The United States, through the Inflation Reduction Act (IRA) and the Bipartisan Infrastructure Law, has committed billions of dollars. The IRA introduces consumer incentives, including a $7,500 tax credit, while both policies emphasize local battery production and expanding charging infrastructure.
Notably, an additional $3.5 billion, part of the Infrastructure Law, has been earmarked for domestic advanced battery and battery mineral production.
The U.S. Department of Energy recently announced that this funding aims to establish new, retrofitted, and expanded facilities for critical mineral processing, battery precursor materials, and cell and pack manufacturing. The objective is clear: reduce dependence on China and South America for critical mineral processing, such as lithium-ion, and create a self-sufficient ecosystem for battery refining and production within the U.S.
Currently, China dominates the global market, manufacturing 75 percent of lithium-ion batteries and processing over 50 percent of lithium, cobalt, and graphite. The Biden administration's initiative seeks to address this imbalance and foster a local supply chain.
With the goal of achieving net-zero emissions by 2050 and projecting EVs to comprise half of all new light-duty vehicle sales by 2030, substantial investments in the order of billions of dollars are deemed necessary.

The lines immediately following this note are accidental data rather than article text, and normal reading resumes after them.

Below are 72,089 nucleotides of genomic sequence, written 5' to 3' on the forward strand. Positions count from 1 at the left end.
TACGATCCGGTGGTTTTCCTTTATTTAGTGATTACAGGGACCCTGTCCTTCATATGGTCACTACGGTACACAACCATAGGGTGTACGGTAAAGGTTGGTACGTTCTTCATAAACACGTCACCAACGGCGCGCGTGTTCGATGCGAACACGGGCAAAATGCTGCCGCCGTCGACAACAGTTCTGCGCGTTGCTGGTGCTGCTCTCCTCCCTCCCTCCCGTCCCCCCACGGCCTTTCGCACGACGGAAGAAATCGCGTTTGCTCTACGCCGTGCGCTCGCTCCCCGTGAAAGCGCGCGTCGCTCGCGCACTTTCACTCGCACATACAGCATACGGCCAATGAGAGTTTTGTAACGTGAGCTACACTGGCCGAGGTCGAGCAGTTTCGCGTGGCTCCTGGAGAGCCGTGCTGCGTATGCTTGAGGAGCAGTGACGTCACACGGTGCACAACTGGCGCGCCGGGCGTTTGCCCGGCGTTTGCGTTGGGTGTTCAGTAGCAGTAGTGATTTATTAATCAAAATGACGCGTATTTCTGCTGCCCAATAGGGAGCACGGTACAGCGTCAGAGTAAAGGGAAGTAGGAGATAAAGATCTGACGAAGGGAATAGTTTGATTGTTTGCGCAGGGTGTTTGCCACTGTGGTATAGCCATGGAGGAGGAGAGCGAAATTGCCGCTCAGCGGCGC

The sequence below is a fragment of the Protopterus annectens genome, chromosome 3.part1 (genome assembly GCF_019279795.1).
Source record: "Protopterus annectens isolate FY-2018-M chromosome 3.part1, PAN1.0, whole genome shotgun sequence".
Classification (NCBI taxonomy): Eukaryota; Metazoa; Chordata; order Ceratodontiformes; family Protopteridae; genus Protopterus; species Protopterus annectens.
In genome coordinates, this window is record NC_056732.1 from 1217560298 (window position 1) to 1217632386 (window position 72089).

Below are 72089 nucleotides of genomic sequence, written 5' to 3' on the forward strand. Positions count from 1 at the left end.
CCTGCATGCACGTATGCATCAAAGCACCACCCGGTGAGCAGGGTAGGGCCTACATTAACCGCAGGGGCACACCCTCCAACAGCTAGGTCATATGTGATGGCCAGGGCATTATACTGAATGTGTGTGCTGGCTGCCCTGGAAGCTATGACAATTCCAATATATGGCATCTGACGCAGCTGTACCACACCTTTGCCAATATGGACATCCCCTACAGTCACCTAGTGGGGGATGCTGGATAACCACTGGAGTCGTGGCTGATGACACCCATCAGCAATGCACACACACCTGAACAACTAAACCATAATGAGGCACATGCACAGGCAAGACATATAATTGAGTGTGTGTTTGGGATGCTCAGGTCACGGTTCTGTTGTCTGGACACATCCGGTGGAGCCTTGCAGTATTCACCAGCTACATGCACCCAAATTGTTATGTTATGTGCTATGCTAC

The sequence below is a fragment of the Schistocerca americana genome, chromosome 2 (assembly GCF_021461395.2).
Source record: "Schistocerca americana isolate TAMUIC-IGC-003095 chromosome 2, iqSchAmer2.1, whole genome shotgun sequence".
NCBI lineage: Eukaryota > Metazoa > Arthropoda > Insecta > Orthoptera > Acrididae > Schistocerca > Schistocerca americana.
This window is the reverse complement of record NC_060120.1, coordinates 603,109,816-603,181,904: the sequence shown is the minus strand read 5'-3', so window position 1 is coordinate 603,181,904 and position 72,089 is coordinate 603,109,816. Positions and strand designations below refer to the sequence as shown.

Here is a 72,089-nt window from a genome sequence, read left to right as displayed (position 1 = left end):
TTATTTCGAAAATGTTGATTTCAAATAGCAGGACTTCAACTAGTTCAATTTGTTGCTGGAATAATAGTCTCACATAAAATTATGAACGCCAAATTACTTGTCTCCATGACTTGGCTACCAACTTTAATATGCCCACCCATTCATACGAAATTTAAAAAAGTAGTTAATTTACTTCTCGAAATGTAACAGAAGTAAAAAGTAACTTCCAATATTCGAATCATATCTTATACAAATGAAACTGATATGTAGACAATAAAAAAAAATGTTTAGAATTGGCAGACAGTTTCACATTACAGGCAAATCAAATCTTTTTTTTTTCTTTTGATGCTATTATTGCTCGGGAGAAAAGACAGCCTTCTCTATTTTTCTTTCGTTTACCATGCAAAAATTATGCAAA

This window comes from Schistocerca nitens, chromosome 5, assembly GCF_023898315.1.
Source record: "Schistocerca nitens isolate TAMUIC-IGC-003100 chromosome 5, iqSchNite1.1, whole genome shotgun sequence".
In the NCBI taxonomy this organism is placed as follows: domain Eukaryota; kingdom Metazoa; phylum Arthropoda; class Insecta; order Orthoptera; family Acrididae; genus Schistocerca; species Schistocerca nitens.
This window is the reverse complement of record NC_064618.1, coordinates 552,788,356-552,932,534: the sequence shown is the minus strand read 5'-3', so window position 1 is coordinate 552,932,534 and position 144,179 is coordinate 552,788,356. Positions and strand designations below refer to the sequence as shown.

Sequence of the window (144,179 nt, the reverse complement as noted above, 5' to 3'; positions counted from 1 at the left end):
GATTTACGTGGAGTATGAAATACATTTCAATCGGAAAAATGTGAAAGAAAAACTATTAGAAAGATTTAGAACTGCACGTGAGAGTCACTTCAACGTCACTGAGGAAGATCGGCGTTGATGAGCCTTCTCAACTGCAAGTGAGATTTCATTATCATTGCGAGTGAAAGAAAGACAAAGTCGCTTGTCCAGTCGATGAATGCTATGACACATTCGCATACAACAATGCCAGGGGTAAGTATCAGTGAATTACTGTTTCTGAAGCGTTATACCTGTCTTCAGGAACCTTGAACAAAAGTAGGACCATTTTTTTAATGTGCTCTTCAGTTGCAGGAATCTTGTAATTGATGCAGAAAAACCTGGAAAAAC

U.S. Secretary of Energy Jennifer M. Granholm emphasized, “Positioning the U.S. front and center to meet the growing demand for advanced batteries is how we boost our global competitiveness, maintain and create good-paying jobs, and strengthen our clean energy economy.”
While manufacturers like General Motors and Ford grapple with production delays, and affordable EVs remain a distant prospect, investing in domestic battery processing and production could potentially rejuvenate U.S. automakers.
However, immediate results are unlikely, with tangible benefits for American consumers expected to materialize over the course of several years. This investment, albeit incremental, marks a positive stride in the nation's pursuit of reducing reliance on foreign sources for its domestic battery requirements.